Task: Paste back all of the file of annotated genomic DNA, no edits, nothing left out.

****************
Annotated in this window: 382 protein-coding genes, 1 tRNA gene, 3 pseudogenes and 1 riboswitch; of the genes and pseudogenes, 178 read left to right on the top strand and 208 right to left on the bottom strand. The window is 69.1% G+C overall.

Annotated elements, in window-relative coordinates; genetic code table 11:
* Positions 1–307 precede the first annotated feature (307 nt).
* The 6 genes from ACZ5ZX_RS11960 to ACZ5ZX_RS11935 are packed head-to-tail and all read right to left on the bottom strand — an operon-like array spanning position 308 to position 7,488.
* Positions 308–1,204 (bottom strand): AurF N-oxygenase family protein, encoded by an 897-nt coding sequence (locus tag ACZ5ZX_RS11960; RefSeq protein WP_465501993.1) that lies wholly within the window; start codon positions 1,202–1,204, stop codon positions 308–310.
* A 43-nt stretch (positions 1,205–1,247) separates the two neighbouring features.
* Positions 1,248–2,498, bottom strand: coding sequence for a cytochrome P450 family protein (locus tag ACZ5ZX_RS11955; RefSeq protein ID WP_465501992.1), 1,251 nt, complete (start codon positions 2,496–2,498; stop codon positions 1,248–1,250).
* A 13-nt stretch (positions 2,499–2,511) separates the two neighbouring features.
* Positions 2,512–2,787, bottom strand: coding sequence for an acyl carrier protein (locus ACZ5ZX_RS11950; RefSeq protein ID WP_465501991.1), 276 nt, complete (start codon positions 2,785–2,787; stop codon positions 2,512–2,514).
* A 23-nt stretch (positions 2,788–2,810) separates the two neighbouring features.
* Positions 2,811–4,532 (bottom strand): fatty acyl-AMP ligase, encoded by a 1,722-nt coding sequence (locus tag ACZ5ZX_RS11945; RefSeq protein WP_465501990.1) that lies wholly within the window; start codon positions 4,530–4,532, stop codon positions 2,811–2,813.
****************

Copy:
Annotated in this window: 382 protein-coding genes, 1 tRNA gene, 3 pseudogenes and 1 riboswitch; of the genes and pseudogenes, 178 read left to right on the top strand and 208 right to left on the bottom strand. The window is 69.1% G+C overall.

Annotated elements, in window-relative coordinates; genetic code table 11:
* Positions 1–307 precede the first annotated feature (307 nt).
* The 6 genes from ACZ5ZX_RS11960 to ACZ5ZX_RS11935 are packed head-to-tail and all read right to left on the bottom strand — an operon-like array spanning position 308 to position 7,488.
* Positions 308–1,204 (bottom strand): AurF N-oxygenase family protein, encoded by an 897-nt coding sequence (locus tag ACZ5ZX_RS11960; RefSeq protein WP_465501993.1) that lies wholly within the window; start codon positions 1,202–1,204, stop codon positions 308–310.
* A 43-nt stretch (positions 1,205–1,247) separates the two neighbouring features.
* Positions 1,248–2,498, bottom strand: coding sequence for a cytochrome P450 family protein (locus tag ACZ5ZX_RS11955; RefSeq protein ID WP_465501992.1), 1,251 nt, complete (start codon positions 2,496–2,498; stop codon positions 1,248–1,250).
* A 13-nt stretch (positions 2,499–2,511) separates the two neighbouring features.
* Positions 2,512–2,787, bottom strand: coding sequence for an acyl carrier protein (locus ACZ5ZX_RS11950; RefSeq protein ID WP_465501991.1), 276 nt, complete (start codon positions 2,785–2,787; stop codon positions 2,512–2,514).
* A 23-nt stretch (positions 2,788–2,810) separates the two neighbouring features.
* Positions 2,811–4,532 (bottom strand): fatty acyl-AMP ligase, encoded by a 1,722-nt coding sequence (locus tag ACZ5ZX_RS11945; RefSeq protein WP_465501990.1) that lies wholly within the window; start codon positions 4,530–4,532, stop codon positions 2,811–2,813.